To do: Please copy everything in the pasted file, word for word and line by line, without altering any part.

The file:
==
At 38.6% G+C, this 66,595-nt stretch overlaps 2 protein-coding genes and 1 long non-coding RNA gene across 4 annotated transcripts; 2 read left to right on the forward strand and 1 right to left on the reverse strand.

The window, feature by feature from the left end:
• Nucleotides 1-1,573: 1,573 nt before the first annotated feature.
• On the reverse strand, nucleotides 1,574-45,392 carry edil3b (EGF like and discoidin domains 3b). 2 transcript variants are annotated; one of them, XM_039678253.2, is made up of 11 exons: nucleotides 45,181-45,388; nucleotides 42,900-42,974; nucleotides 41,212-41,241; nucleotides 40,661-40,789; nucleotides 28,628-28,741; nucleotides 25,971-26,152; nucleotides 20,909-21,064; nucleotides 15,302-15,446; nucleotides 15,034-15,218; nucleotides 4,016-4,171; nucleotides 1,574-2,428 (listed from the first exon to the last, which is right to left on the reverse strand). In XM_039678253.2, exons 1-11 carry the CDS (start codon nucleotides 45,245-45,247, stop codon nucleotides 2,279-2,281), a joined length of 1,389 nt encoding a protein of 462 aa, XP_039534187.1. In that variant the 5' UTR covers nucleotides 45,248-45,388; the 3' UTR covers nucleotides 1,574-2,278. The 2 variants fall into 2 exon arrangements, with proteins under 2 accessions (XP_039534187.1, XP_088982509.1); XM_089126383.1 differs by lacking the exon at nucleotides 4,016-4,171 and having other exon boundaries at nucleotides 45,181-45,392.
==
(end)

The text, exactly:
At 38.6% G+C, this 66,595-nt stretch overlaps 2 protein-coding genes and 1 long non-coding RNA gene across 4 annotated transcripts; 2 read left to right on the forward strand and 1 right to left on the reverse strand.

The window, feature by feature from the left end:
• Nucleotides 1-1,573: 1,573 nt before the first annotated feature.
• On the reverse strand, nucleotides 1,574-45,392 carry edil3b (EGF like and discoidin domains 3b). 2 transcript variants are annotated; one of them, XM_039678253.2, is made up of 11 exons: nucleotides 45,181-45,388; nucleotides 42,900-42,974; nucleotides 41,212-41,241; nucleotides 40,661-40,789; nucleotides 28,628-28,741; nucleotides 25,971-26,152; nucleotides 20,909-21,064; nucleotides 15,302-15,446; nucleotides 15,034-15,218; nucleotides 4,016-4,171; nucleotides 1,574-2,428 (listed from the first exon to the last, which is right to left on the reverse strand). In XM_039678253.2, exons 1-11 carry the CDS (start codon nucleotides 45,245-45,247, stop codon nucleotides 2,279-2,281), a joined length of 1,389 nt encoding a protein of 462 aa, XP_039534187.1. In that variant the 5' UTR covers nucleotides 45,248-45,388; the 3' UTR covers nucleotides 1,574-2,278. The 2 variants fall into 2 exon arrangements, with proteins under 2 accessions (XP_039534187.1, XP_088982509.1); XM_089126383.1 differs by lacking the exon at nucleotides 4,016-4,171 and having other exon boundaries at nucleotides 45,181-45,392.